Recently I have renewed my interest in studying the Hopi prophecies, the ones that were given to the Hopi people around 1100 A.D. Specifically these particular prophecies predict the devastating impact that the invasive culture of European-based capitalism (which is now the dominant culture of most countries) would have on the native or “first” peoples of the Americas as well as on their brothers and sisters of many races from all parts of the world. These prophecies, many of which have already occurred or are happening now, specify what modernization and materialism would do to the well-being of the earth and its plant, animal, and human inhabitants IF the ways of the Creator were left out of this human-instigated procession of progress. Included in these predictions were World Wars I and II and a third one, which now seems to be on the brink of occurring in these politically perilous times.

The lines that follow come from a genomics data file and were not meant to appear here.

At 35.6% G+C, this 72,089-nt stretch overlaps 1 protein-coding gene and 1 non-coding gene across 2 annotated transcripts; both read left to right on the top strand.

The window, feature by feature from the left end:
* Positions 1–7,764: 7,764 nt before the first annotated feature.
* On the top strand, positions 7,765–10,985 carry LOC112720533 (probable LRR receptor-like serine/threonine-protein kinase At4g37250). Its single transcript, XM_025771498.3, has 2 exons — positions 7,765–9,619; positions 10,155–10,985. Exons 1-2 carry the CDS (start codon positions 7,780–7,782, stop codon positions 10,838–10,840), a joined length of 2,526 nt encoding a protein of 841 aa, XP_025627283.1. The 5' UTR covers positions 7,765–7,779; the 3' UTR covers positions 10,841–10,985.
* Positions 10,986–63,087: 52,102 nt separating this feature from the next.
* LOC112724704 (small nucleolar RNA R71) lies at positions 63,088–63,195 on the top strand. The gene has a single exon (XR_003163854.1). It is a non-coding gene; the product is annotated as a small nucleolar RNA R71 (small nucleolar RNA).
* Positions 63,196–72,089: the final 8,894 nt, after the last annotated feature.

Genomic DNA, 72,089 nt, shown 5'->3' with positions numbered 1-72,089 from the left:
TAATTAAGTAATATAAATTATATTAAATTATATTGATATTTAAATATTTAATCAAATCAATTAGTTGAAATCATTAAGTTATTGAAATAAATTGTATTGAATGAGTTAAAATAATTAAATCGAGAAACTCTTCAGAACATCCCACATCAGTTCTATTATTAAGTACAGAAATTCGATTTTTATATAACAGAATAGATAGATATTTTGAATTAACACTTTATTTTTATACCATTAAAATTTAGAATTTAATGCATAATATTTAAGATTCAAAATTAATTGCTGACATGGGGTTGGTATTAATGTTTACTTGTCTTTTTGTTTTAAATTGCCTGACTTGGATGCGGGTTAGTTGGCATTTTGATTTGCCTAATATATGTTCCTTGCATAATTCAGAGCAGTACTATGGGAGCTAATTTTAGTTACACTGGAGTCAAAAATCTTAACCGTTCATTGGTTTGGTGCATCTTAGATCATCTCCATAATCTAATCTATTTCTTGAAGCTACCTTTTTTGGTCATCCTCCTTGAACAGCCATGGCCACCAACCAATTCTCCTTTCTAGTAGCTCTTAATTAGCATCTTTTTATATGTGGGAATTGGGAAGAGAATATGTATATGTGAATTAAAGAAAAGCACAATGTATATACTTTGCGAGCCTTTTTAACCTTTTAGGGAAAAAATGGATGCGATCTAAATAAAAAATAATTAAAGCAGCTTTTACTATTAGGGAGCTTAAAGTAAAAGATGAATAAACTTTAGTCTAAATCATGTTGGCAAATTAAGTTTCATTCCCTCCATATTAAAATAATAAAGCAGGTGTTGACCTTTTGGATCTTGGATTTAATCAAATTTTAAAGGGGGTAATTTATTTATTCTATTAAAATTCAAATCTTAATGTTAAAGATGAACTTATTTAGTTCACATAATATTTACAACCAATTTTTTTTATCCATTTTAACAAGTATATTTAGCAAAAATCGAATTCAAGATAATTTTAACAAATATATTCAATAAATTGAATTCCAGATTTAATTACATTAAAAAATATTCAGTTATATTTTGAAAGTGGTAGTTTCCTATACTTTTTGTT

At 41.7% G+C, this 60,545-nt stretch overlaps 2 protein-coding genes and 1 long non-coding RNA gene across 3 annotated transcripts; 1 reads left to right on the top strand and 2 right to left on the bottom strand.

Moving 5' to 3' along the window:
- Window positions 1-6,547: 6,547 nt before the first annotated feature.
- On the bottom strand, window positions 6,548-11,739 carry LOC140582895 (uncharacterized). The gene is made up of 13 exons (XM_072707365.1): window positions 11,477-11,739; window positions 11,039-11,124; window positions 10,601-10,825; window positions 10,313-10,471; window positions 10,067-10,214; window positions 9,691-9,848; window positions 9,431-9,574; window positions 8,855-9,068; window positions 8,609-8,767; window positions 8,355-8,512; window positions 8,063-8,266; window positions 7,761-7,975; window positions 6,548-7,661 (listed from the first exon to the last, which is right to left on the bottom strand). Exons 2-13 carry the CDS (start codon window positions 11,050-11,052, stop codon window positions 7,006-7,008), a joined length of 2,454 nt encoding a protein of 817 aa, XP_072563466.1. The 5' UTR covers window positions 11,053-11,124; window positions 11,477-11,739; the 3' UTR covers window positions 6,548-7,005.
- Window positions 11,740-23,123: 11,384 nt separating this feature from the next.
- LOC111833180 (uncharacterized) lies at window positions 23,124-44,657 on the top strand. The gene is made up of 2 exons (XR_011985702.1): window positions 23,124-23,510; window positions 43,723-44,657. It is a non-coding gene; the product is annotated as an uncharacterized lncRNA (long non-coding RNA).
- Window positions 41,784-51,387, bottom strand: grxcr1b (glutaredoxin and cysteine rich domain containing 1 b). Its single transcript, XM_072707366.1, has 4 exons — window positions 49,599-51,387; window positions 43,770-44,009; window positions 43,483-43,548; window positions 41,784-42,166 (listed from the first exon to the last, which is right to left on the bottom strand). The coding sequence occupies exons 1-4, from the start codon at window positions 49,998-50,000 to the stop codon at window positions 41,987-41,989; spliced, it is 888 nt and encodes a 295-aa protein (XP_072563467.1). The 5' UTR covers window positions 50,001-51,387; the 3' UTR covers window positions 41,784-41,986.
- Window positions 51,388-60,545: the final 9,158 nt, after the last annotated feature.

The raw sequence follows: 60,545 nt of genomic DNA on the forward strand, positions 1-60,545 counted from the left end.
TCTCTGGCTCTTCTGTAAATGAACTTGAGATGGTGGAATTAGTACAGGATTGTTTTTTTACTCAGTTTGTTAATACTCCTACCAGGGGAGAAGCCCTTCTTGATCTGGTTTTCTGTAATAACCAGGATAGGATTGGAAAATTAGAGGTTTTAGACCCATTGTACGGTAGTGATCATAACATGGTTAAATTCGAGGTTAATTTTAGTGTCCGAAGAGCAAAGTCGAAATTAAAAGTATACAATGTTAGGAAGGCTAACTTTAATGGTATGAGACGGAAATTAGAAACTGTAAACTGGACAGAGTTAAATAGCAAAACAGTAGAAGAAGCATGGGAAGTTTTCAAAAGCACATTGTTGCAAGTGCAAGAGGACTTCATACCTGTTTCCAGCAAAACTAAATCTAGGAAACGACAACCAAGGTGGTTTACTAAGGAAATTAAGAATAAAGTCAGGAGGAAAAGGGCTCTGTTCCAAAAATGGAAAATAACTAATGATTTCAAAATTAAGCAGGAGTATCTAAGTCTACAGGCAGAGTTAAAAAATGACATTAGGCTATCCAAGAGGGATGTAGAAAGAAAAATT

I personally have seen how some of these prophecies have manifested on the reservations that were my home, and I most certainly have observed how the predictions of the dominant “white” culture has crept into the minds and hearts of the majority of people in this world, creating a restlessness and dissatisfaction that drives many to frenzied attempts to get more, no matter the cost to their health or to the health of others or to the life-giving ecosystems of our planet. In other words, the majority of people in the world have strayed from living in “the pattern of the Creator.”